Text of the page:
Covid-19, Africa Crisis

If efforts are not made to mitigate and overcome interruptions in health services and supplies during the COVID-19 pandemic, a six-month distruption of antiretroviral therapy could lead to more than 500 000 extra deaths from AIDS related illness, including from tuberculosis. There are many different reasons that could cause services to be interrupted, this modelling exercise makes it clear that communities and partners need to take action now as the impact of a six-month distribution of antiretroviral therapy could effectively set the clock on AIDS related deaths back to 2008 where more than 950 000 AIDS related deaths were observed.

In a modelling group convened by the World Health Organisation and UNAIDS, Dr Tedros Adhanom Ghebreyesus said, “We must read this as a wake-up call to countries to identify ways to sustain all vital health services. For HIV, some countries are already taking important steps, for example ensuring that people can collect bulk packs of treatment, and other essential commodities, including self-testing kits, from drop-off points, which relieves pressure on health services and health work force. We must also ensure that global supplies of tests and treatments continue to flow to the countries that need them.

In sub-Saharan Africa, an estimated 25.7 million people were living with HIV and 16.4 million 64% were taking antiretroviral therapy in 2018. Those people are now at risk of having their treatment interrupted because HIV services are closed or are unable to supply antiretroviral therapy because of disruptions to the supply chain or because services simply become overwhelmed due to competing needs to support the COVID-19 pandemic response.

“The COVID-19 pandemic must not be an excuse to divert investment from HIV,” said Winnie Byanyima, Executive Director of UNAIDS.

She added, “There is a risk that the hard-earned gains of the AIDS response will be sacrificed to the fight against COVID-19, but the right to health means that no one disease should be fought at the expense of the other.”  

When a person is unable to take antiretroviral therapy regularly, the viral load increase, impacting the person’s health, which can ultimately lead to death. Even relatively short-term interruptions to treatment can have significant negative impact on a person’s health and potential to transmit HIV.

This research brought together five teams of modellers using different mathematical models to analyse the effects of various possible disruptions to HIV testing, prevention and treatment services caused by COVID-19.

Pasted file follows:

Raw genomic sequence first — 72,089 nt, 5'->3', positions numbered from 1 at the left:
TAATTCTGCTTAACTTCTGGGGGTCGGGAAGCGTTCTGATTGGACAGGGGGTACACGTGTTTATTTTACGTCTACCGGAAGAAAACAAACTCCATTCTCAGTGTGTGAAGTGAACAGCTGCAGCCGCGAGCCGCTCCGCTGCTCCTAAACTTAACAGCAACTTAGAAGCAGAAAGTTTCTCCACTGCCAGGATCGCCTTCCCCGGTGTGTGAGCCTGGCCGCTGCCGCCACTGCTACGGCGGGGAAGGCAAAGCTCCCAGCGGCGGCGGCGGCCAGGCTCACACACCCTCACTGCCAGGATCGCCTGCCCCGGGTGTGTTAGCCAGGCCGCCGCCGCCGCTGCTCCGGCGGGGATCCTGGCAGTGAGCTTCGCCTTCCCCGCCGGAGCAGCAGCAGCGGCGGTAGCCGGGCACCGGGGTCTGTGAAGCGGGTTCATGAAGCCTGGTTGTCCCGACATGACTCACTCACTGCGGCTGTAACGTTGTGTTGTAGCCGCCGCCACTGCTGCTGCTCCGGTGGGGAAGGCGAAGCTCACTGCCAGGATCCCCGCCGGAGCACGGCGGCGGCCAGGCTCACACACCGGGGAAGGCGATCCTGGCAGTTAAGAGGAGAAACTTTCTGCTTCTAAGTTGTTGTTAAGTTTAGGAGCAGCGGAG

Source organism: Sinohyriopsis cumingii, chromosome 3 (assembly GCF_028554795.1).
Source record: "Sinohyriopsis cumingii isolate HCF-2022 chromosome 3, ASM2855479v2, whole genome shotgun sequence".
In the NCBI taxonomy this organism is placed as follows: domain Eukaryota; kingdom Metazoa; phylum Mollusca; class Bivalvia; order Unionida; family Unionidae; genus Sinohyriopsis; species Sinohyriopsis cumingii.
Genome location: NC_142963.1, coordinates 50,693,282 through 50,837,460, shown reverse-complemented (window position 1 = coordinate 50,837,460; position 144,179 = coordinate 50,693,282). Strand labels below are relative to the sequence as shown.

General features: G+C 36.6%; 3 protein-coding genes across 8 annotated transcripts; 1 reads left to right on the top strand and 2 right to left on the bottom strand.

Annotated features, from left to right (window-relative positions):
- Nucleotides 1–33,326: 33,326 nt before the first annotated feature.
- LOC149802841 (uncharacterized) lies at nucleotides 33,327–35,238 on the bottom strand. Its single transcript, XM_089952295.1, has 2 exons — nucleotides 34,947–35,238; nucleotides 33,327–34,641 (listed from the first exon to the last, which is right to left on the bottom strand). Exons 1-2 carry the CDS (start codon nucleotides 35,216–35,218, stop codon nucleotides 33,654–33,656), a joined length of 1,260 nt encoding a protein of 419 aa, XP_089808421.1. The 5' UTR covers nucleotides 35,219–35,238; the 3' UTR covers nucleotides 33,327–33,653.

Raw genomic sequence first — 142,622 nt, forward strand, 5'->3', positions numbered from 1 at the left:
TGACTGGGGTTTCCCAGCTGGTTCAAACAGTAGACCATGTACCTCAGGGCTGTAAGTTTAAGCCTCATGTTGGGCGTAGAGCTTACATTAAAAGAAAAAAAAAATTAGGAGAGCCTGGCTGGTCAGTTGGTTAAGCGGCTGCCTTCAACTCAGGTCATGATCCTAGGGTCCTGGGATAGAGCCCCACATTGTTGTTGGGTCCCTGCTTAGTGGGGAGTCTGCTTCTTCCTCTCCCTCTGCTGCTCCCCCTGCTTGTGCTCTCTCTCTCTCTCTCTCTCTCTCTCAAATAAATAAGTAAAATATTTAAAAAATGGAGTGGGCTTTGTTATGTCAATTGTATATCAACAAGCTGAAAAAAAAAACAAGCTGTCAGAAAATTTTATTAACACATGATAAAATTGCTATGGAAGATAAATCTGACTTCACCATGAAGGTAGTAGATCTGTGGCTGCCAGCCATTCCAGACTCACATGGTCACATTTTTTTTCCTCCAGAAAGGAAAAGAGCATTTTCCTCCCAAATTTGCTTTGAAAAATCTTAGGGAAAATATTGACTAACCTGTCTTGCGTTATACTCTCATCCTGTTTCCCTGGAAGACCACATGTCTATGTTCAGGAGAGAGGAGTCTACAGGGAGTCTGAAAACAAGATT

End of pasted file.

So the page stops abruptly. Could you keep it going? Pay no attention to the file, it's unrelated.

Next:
Each model looked at the potential impact of treatment disruptions of three months or six months on AIDS mortality and HIV incidence in sub-Saharan Africa. In the six-month disruption scenario, estimates of excess AIDS related deaths in one year ranged from 471 000 to 673 00, making it inevitable that the world will miss the global 2020 target of fewer than 500 000 AIDS related deaths worldwide.

HIV clinician Dr Moeketsi Mathe who specialises in infectious diseases said, in South Africa there has been a lot of misinformation where people were so afraid, there was so much fear that even at clinics some people were turned away when they came to collect their treatment, or they were told that their clinics are closed down. He further says, “patients must stand up and insist on getting treatment and advocate for access in these lifesaving drugs.”

The disrupted services could also reverse gains made in preventing mother to child transmission of HIV. Curtailment of these services by COVID-19 for six months could see new child HIV infections rise drastically, by as much as 37% in Mozambique, 78% in Malawi, 78% in Zimbabwe and 104% in Uganda.

“Every death is a tragedy, we cannot sit by and allow hundreds of thousands of people, many of them young, to die needless deaths. I urge governments to ensure that every man, women and child living with HIV gets regular supplies of antiretroviral therapy something that is literally a lifesaver.” Said Ms Byanyima.

Other significant affects of the COVID-19 pandemic on the AIDS response in sub-Saharan Africa that could lead to additional mortality include reduced quality clinical care owing to health facilities becoming overstretched and a suspension of viral load testing, reduced adherence counselling and drug regimen switches.

This research highlights the need for urgent efforts to ensure continuity to HIV prevention and treatment services in order to avert excess HIV related deaths and to prevent increase in HIV incidence during the COVID-19 pandemic.

By Sakhe Dolonga

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